As Schmitz, strapped into his seat, blasted from the aircraft, “a critical failure of the [ejection computer] occurred, resulting in its failure to sequence or control all subsequent actions.” The six explosive devices that should have separated the pilot and his parachute from the seat didn’t detonate.

The 43-page official investigation(PDF) into the June 2020 crash blamed pilot error. But it didn’t report that Air Force investigators suspected that key components of the ejection seat failed because they were counterfeit, according to a federal lawsuit(PDF) filed by the lone pilot’s widow.

Valerie Schmitz’s legal team obtained the information via a Freedom of Information Act request. In addition to suing the makers of the F-16 (Lockheed) and the ejection seat (Collins Aerospace, owned by Raytheon), she is suing Teledyne Technologies, which made the ejection-seat sequencer that failed during the crash.

“While the Air Force suspected parts of the seat were counterfeit, it buried the information in a nonpublic section of its accident investigation report,” the Air Force Times reported. Investigators, the suit contends, found the faulty ejection seat contained “six suspected counterfeit” transistors, “three suspected counterfeit serial flash memory chips, and a suspected counterfeit parallel flash memory chip.” The six transistors, it adds, “had no conformal coating, were heavily gouged, had arcing scratch marks, [and] were considered obsolete.” Schmitz lived for at least seven seconds after ejecting — experiencing “fright, terror, and mental and emotional pain,” according to the lawsuit — before he slammed into the ground, still strapped into his ejection seat.

When Valerie Schmitz’s lawyers filed another FOIA request to try to determine if the parts actually were counterfeit, the Air Force refused to release any documents. “Any responsive documents to your request are not releasable to you at this time,” the Air Force said, because such documents are “expected to interfere with enforcement proceedings.”

Pilot terror, indeed.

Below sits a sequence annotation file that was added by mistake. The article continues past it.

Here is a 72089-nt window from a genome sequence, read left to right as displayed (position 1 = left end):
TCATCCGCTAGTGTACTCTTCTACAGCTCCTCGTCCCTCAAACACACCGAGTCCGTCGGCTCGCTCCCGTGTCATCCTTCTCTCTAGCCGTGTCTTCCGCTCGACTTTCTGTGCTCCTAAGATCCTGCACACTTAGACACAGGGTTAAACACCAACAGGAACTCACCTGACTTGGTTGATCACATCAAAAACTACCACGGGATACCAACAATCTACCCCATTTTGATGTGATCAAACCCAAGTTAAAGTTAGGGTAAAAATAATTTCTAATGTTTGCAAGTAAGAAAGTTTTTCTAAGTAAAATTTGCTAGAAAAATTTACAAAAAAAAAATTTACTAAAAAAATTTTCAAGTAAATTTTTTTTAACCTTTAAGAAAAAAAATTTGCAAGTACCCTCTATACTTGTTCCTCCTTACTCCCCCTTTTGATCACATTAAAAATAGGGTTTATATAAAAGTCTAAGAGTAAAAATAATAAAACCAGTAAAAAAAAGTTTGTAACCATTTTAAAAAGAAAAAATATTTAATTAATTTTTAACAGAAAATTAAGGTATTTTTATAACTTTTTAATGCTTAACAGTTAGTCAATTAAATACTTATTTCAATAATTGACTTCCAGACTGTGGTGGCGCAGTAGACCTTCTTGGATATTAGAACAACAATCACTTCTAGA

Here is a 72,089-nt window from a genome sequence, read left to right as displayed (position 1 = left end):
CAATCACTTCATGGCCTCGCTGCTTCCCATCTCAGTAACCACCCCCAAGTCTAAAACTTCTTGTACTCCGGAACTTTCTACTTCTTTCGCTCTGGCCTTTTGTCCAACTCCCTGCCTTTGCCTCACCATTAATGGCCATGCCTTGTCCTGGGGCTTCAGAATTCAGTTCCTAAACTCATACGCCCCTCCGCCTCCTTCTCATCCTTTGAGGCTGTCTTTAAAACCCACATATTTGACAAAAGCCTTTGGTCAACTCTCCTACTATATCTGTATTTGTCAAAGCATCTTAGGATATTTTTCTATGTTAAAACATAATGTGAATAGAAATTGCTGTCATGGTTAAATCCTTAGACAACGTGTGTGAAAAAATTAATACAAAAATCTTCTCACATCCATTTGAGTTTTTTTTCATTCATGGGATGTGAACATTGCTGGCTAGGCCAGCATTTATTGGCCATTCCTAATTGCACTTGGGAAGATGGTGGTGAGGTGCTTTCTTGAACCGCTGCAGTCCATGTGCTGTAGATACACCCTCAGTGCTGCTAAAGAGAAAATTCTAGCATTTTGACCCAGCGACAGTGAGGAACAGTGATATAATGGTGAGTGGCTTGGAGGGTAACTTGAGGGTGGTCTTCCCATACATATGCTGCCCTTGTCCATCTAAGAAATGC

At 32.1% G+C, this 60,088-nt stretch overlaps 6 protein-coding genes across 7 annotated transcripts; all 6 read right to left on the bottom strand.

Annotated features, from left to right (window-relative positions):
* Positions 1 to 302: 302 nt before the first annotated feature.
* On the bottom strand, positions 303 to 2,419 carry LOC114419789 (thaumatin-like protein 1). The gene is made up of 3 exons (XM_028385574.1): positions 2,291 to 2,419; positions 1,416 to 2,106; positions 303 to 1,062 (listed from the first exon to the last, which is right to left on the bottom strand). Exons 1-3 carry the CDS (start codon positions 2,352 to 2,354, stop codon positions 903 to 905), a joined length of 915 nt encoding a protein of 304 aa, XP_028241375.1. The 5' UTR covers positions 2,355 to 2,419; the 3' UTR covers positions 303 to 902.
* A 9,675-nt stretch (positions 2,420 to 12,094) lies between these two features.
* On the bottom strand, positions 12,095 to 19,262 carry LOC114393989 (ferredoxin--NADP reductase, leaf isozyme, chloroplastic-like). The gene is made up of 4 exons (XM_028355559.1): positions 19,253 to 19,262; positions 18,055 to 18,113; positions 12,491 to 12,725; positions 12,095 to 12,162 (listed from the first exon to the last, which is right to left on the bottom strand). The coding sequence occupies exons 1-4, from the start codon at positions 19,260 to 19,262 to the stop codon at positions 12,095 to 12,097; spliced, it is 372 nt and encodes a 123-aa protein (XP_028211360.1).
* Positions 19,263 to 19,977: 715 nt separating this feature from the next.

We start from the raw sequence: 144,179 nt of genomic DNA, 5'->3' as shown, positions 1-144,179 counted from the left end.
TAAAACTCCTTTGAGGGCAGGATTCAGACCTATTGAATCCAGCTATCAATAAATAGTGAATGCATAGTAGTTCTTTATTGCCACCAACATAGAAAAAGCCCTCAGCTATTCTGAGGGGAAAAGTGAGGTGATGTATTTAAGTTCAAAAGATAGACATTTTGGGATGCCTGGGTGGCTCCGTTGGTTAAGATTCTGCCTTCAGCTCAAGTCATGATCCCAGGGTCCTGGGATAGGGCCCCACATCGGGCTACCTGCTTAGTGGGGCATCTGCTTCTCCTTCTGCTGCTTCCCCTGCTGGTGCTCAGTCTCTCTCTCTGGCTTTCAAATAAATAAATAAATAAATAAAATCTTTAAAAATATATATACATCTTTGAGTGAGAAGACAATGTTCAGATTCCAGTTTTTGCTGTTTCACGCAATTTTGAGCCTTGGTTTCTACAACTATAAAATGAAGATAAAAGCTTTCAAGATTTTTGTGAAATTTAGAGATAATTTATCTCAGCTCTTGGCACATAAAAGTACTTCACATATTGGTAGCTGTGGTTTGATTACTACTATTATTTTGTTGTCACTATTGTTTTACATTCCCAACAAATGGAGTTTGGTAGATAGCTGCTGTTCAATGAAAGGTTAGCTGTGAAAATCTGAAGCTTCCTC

$62 million to remove Confederate stains

The congressionally-mandated Naming Commission completed its work(PDF) September 19, issuing the last of three reports(PDF) detailing just how deeply the Confederacy has been honored across the U.S. military. The panel said it will cost the nation $62,450,030 to remove rebel names from more than 1,100 U.S. military assets.

They included Army posts, monuments, and buildings and streets on U.S. military installations. The commission is recommending the Navy rename two ships: the cruiser USS Chancellorsville, commemorating a Confederate Civil War victory, and the ocean-surveillance ship USNS Maury, named for a Confederate naval officer.

Congress authorized $2,328,502 for the Naming Commission to do its job over two years. The commission said(PDF) it spent only $612,502, or about 25% of what it was allotted. “We’re pretty proud of that,” Commissioner Ty Seidule said. Maybe the eight commissioners should run the Pentagon, with orders to cut its $800 billion annual budget to $200 billion.


Here’s what has caught The Bunker’s eye recently

The Forever War

It’s long past time for Congress to repeal the 2002 blank check it gave the White House to invade Iraq, Reid Smith argues in The American Conservative September 13.

Abortion and national security

The Supreme Court’s recent decision striking down Roe v. Wade will drive women from the U.S. military and make recruiting even more difficult than it is now, according to a Rand Corp. September 13 study.

And speaking of Ukraine…

Andrew Bacevich wonders why Russian military failures in Ukraine generate “smug commentary” from U.S. defense analysts, while similar U.S. snafus garner only shrugs, in Responsible Statecraft September 17.